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  #51  
Old 06-05-2009, 04:07 PM
WannaBeOrganic WannaBeOrganic is offline
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Quote:
Originally Posted by Kiril View Post
No offense, but I think it does. If I need to spell it out ..........

Their "program" can be easily done with compost, and possibly some amendments depending on the soil and compost. There is no need to buy into a "program". Get your SOM up to a good level (5-10%) and the rest will follow.

In short, no single "program" is suitable for every site.
I don't use their program. I've only used one product and plan to use another. But your claim doesn't seem reasonable and I'd be interested to see what you have to backup that claim and how much compost an average cool season clay soil lawn needs.

I can understand the use of compost could make the microbials in the soil conditioner and added to the fertilizer but what's in kelp isn't in compost and while compost can make the macro nutrients a lawn needs easier to get to, it provides little in the way of those nutrients.

The microbes in the soil conditioner could be had by using compost or compost tea, provided it was good compost/brewed correctly, but spreading 4lbs per 1,000 sq ft is a lot easier than 1 yard of compost or working on brewing compost tea. Even then, I know what's in the bag of Organica Microbial Soil Conditioner. If your kids get a bacterial infection and fever, do you take them to the doctor for penicillin or do you feed them some moldy bread? Similar argument to what the ICT guys seem to make.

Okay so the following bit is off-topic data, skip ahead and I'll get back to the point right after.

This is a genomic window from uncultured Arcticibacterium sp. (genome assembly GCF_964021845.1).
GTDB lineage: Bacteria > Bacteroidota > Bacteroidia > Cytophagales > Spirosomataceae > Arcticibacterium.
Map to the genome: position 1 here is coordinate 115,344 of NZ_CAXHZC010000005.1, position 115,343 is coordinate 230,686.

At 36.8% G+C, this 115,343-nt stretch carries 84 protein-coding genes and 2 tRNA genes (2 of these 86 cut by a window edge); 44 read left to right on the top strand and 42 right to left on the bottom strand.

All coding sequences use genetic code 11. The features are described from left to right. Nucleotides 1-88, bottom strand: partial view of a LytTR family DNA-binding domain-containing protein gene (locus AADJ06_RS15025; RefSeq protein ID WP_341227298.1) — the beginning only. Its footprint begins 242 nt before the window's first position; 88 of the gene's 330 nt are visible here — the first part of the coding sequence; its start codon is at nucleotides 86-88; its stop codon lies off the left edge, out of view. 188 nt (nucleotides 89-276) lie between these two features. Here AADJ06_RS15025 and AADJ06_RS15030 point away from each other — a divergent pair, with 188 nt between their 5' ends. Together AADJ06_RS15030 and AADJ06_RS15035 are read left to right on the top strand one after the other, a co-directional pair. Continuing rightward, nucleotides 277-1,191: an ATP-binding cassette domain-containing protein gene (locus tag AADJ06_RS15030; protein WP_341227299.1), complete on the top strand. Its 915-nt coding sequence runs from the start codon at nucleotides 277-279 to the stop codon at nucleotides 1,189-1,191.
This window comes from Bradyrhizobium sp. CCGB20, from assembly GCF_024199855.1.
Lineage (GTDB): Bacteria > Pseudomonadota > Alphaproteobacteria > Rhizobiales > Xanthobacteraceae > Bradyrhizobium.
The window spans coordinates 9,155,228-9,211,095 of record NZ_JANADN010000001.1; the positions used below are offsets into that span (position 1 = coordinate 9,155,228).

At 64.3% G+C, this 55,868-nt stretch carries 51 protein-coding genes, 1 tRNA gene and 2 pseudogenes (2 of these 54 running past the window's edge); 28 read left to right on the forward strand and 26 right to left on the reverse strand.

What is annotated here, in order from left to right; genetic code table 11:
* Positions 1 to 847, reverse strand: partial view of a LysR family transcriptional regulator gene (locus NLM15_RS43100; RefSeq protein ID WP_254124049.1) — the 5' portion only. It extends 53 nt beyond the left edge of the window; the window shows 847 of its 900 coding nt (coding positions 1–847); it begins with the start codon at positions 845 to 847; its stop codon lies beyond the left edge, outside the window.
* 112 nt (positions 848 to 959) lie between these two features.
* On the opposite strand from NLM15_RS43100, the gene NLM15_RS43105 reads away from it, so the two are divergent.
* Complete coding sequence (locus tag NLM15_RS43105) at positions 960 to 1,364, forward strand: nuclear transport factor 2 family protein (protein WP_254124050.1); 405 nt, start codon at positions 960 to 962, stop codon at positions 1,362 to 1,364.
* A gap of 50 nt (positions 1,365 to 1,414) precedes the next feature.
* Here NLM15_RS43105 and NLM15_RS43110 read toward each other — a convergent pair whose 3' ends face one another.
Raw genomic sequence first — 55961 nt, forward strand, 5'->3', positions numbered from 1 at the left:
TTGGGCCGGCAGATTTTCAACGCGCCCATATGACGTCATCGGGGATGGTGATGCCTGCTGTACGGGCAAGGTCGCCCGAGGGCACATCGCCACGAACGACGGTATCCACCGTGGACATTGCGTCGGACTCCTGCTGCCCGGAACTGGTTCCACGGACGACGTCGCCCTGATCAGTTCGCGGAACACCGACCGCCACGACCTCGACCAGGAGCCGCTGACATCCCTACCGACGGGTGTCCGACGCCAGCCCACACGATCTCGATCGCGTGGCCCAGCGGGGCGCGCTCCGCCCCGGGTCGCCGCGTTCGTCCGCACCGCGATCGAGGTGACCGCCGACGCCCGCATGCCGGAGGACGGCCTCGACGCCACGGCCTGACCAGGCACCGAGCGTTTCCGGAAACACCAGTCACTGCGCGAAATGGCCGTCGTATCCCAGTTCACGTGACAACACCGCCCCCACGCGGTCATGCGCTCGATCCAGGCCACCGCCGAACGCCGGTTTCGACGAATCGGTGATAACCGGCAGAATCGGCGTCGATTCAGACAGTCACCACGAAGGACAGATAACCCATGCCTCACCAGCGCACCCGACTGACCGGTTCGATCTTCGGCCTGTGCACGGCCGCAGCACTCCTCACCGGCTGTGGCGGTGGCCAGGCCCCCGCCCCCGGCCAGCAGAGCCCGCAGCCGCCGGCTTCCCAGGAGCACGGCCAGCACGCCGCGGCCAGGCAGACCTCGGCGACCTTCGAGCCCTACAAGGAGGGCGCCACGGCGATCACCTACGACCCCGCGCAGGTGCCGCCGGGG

I'm sure your mainly compost program works for you, but how do you know it couldn't be better? Years ago, I had an old neighbor and all he did was mow the lawn. Never added anything, sometimes watered. Lots of people around me do that. He had one of the nicest lawns in the area. He moved out, someone else moved in, started fertilizing and the lawn looked even better.